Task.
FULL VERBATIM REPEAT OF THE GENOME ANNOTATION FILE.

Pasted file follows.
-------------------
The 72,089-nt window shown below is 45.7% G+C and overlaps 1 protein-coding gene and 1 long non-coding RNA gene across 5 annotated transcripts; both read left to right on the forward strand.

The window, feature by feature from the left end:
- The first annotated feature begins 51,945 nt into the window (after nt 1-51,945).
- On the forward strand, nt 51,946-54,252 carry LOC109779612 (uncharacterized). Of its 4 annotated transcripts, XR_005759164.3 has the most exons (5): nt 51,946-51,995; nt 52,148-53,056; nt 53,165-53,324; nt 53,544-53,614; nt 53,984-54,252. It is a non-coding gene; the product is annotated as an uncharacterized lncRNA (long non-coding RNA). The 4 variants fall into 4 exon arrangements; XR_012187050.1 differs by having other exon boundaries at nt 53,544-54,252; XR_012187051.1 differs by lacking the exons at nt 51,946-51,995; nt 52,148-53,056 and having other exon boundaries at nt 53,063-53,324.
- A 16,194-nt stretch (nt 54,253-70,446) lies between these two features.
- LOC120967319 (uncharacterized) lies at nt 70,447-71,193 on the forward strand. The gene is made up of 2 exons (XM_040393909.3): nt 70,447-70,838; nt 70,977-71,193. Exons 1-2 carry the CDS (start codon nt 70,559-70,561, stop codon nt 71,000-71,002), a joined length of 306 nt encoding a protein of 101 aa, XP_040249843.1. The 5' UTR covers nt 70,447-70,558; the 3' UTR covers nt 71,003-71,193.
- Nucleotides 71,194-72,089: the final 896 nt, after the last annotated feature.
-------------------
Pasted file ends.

The 72,089-nt window shown below is 45.7% G+C and overlaps 1 protein-coding gene and 1 long non-coding RNA gene across 5 annotated transcripts; both read left to right on the forward strand.

The window, feature by feature from the left end:
- The first annotated feature begins 51,945 nt into the window (after nt 1-51,945).
- On the forward strand, nt 51,946-54,252 carry LOC109779612 (uncharacterized). Of its 4 annotated transcripts, XR_005759164.3 has the most exons (5): nt 51,946-51,995; nt 52,148-53,056; nt 53,165-53,324; nt 53,544-53,614; nt 53,984-54,252. It is a non-coding gene; the product is annotated as an uncharacterized lncRNA (long non-coding RNA). The 4 variants fall into 4 exon arrangements; XR_012187050.1 differs by having other exon boundaries at nt 53,544-54,252; XR_012187051.1 differs by lacking the exons at nt 51,946-51,995; nt 52,148-53,056 and having other exon boundaries at nt 53,063-53,324.
- A 16,194-nt stretch (nt 54,253-70,446) lies between these two features.
- LOC120967319 (uncharacterized) lies at nt 70,447-71,193 on the forward strand. The gene is made up of 2 exons (XM_040393909.3): nt 70,447-70,838; nt 70,977-71,193. Exons 1-2 carry the CDS (start codon nt 70,559-70,561, stop codon nt 71,000-71,002), a joined length of 306 nt encoding a protein of 101 aa, XP_040249843.1. The 5' UTR covers nt 70,447-70,558; the 3' UTR covers nt 71,003-71,193.
- Nucleotides 71,194-72,089: the final 896 nt, after the last annotated feature.